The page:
Robyn Carr (Virgin River (Virgin River, #1))
I ride with my tattoo of three red hearts, intertwined with barbed wire, emblazoned across my lower back, two birthdates delicately etched above each heart. The dates remind me of the day my life changed for the better with each child's birth. The larger heart anchors the two smaller ones, albeit with barbed wire, but anchors them securely to each other - a reminder that a mother's relationship with her daughters is sometimes thorny and sometimes smooth. Regardless of the heartache, she stands securely in between as the anchor, her daughters' her most treasured glory.
Debi Tolbert Duggar (Riding Soul-O)
Unlike the Japanese tattoo, which flows over the contours of the body like a river over stones, the Americans cover their arms with a hodgepodge of unsightly, obvious designs—hearts, anchors, flags, and the like. I suppose an upstart country like the United States doesn’t have any folklore or tradition to draw upon, but still, there’s no excuse for the total lack of artistry. No imagination. And the shading techniques are appallingly primitive, like something from the Stone Age! The subtle shadowing that sets the Japanese tattoo apart is achieved by the use of natural pigments which are applied with immeasurable skill by a true artist manipulating a variety of needles, with each bundle of needles encased in a wooden handle. But the Americans! They use a single needle, which is why their designs are as thin as a bowl of milk that’s been left out in the rain.
Akimitsu Takagi (The Tattoo Murder Case)
The tattoo Ty now had on his ring finger was the simple wrapped infinity symbol Zane had drawn, but when he moved his middle finger, it revealed an anchor woven in. A hidden reminder of what Zane was to him. Zane’s was the exact same thing, only with a simplified compass incorporated in.
Emphasis is when we use art elements to accentuate a focal point or center of interest. This important principle helps us avoid things looking dull and muddled by giving the viewer a place to anchor their eyes temporarily.
Shelly Dax (The Tattoo Textbook: Escape the Grind, Do What You Love, and Launch Your Kick-Ass Tattoo Career)
Reaching the brow of a stunted hill, Amelia paused in bewilderment at the sight of a towering contraption made of metal. It appeared to be a chute propped up on legs, tilted at a steep angle. Her attention was caught by a minor commotion farther afield … two men emerging from behind a small wooden shelter … they were shouting and waving their arms at her. Amelia instantly realized she had stumbled into danger, even before she saw the smoldering trail of sparks move, snakelike, along the ground toward the metal chute. A fuse? Although she didn’t know much about explosive devices, she was aware that once a fuse had been lit, nothing could be done to stop it. Dropping to the sun-warmed grass, Amelia covered her head with her arms, having every expectation of being blown to bits. A few heartbeats passed, and she let out a startled cry as she felt a large, heavy body fall on hers … no, not fall, pounce. He covered her completely, his knees digging into the ground on either side of her as he made a shelter of his body. At the same moment, a deafening explosion pierced the air, and there was a violent whoosh over their heads, and a shock went through the ground beneath them. Too stunned to move, Amelia tried to gather her wits. Her ears were filled with a high-pitched buzz. Her companion remained motionless over her, breathing heavily in her hair. The air was sharp with smoke, but even so, Amelia was aware of a pleasant masculine scent, skin-salt and soap and an intimate spice she couldn’t quite identify. The noise in her ears faded. Raising up on her elbows, feeling the solid wall of his chest against her back, she saw shirtsleeves rolled up over forearms cabled with muscle … and there was something else … Her eyes widened at the sight of a small, stylized design inked on his arm. A tattoo of a black winged horse with eyes the color of brimstone. It was an Irish design, of a nightmare horse called a pooka: a malevolent mythical creature that spoke in a human voice and carried people away at midnight. Her heart stopped as she saw the heavy rounded band of a thumb ring. Wriggling beneath him, Amelia tried to turn over. The strong hand curved around her shoulder, helping her. His voice was low and familiar. “Are you hurt? I’m sorry. You were in the way of—” He stopped as Amelia rolled to her back. The front of her hair had come loose, pulled free of a strategically anchored pin. The lock fanned over her face, obscuring her vision. Before she could reach up to push it away, he did it for her, and the brush of his fingertips sent ripples of liquid fire along intimate pathways of her body. “You,” he said softly. Cam Rohan.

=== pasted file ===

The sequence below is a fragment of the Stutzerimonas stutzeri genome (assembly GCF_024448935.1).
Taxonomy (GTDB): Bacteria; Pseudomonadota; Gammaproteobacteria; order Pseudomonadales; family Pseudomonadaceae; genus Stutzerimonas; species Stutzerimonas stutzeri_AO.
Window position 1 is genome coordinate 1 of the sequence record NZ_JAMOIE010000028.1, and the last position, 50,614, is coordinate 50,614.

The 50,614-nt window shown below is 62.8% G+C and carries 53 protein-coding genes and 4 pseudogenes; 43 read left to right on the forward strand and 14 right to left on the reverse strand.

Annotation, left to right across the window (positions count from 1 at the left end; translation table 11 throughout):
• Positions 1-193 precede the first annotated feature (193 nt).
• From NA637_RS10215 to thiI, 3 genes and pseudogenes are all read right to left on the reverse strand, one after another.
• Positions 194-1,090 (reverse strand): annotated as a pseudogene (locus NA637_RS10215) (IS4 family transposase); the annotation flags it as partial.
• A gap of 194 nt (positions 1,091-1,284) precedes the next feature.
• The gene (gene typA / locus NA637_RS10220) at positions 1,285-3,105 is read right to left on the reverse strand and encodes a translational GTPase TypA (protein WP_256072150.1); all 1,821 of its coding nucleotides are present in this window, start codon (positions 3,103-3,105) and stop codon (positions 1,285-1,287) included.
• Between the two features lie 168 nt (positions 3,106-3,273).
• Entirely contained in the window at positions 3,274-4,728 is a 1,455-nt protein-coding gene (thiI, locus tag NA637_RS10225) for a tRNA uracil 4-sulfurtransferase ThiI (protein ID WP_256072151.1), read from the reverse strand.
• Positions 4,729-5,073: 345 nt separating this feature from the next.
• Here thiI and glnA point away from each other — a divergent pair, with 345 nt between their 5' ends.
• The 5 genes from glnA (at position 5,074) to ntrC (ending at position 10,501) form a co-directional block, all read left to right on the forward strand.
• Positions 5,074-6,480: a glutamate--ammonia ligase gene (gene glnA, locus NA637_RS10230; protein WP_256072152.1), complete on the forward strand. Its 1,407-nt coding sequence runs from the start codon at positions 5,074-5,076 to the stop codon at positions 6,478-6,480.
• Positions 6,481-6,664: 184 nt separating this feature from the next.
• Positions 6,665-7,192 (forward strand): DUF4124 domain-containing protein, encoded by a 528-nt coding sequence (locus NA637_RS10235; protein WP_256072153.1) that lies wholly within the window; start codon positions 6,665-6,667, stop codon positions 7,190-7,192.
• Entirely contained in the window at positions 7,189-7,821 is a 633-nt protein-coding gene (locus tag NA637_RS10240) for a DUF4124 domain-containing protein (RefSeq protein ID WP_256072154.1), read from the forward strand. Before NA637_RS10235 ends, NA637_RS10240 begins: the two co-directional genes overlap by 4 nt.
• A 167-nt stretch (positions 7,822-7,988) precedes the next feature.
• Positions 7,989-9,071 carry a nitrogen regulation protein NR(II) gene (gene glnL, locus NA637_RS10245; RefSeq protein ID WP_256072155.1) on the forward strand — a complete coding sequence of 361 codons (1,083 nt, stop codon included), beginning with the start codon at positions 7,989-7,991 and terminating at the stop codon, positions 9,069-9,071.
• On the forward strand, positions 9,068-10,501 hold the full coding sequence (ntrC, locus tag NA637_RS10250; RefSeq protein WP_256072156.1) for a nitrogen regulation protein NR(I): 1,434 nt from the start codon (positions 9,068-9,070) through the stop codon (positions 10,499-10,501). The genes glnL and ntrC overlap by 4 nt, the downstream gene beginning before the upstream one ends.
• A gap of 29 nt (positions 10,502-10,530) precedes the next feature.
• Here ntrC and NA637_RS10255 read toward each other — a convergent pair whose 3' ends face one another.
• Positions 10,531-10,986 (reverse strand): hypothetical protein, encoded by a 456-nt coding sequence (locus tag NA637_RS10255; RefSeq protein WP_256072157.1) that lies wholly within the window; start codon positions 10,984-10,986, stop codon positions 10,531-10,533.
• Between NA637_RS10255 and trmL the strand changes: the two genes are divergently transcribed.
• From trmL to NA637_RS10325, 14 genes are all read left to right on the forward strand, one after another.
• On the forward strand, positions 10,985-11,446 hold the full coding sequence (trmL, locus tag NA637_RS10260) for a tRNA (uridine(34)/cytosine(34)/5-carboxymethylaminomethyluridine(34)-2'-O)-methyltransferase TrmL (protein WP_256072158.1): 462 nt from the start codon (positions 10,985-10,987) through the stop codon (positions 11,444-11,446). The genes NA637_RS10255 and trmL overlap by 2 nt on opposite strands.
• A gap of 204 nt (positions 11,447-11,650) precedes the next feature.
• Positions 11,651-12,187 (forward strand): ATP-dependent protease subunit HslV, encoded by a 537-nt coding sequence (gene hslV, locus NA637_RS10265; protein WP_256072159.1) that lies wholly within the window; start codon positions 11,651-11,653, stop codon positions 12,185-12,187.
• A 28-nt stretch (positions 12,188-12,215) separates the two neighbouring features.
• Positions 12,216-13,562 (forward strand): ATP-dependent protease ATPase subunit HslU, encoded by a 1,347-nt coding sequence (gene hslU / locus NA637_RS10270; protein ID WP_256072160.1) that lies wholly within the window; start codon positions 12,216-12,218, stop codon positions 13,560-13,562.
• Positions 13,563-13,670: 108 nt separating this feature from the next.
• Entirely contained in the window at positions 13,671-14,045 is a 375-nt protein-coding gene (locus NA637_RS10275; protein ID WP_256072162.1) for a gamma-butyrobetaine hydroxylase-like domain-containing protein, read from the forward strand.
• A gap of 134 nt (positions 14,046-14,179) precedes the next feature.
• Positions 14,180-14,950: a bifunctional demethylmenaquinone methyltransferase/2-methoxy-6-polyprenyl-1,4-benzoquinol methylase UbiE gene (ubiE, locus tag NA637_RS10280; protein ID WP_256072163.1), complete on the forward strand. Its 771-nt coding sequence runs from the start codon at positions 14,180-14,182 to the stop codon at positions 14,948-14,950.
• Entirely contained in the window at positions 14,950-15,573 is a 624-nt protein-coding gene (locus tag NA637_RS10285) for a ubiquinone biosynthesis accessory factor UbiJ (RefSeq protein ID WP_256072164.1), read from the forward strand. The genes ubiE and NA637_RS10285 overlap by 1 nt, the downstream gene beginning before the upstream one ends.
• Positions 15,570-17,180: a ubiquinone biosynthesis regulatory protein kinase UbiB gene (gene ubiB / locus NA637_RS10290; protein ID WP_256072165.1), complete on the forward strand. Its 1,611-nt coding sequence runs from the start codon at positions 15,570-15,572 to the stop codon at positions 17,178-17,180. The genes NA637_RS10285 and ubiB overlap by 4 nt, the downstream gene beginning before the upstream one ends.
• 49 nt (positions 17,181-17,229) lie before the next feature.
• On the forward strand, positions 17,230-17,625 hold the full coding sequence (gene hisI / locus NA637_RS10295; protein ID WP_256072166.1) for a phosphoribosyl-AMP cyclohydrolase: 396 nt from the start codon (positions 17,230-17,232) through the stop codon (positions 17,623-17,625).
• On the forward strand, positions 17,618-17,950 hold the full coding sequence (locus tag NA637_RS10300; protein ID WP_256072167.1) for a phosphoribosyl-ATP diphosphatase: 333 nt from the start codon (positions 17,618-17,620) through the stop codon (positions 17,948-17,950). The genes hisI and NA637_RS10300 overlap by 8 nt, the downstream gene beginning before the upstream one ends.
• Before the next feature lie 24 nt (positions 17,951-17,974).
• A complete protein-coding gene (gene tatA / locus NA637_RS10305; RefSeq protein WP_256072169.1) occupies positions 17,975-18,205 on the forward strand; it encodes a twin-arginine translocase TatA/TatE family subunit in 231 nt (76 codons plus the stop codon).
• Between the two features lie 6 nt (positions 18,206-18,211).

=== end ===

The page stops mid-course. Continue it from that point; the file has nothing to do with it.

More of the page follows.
Lisa Kleypas (Mine Till Midnight (The Hathaways, #1))
You’re going to give me your armada. You’re going to arm it with those firelances I know you’ve ordered, and you will ship any extras to the Mycenian fleet when they arrive.” Silence. Rolfe barked a laugh and sat again. “Like hell I am.” He waved that tattooed hand over the map, the waters inked on it churning and changing in some pattern she wondered if only he could read. A pattern she needed him to be able to read, to find that Lock. “This just shows how utterly outmatched you are.” He chewed over her words. “The Mycenian fleet is little more than a myth. A bedside tale.” Aelin looked to the hilt of Rolfe’s sword, to the inn itself and his ship anchored just outside. “You are the heir of the Mycenian people,” Aelin said. “And I have come to claim the debt you owe my bloodline on that account, too.” Rolfe did not move, did not blink. “Or were all the sea dragon references from some personal fetish?” Aelin asked. “The Mycenians are gone,” Rolfe said flatly. “I don’t think so. I think they have been hiding here, in the Dead Islands, for a long, long time. And you somehow managed to claw your way back to power.” The three Fae males were glancing between them. Aelin said to Rolfe, “I have liberated Ilium from Adarlan. I took back the city—your ancient home—for you. For the Mycenians. It is yours, if you dare to claim your people’s inheritance.
Sarah J. Maas (Empire of Storms (Throne of Glass, #5))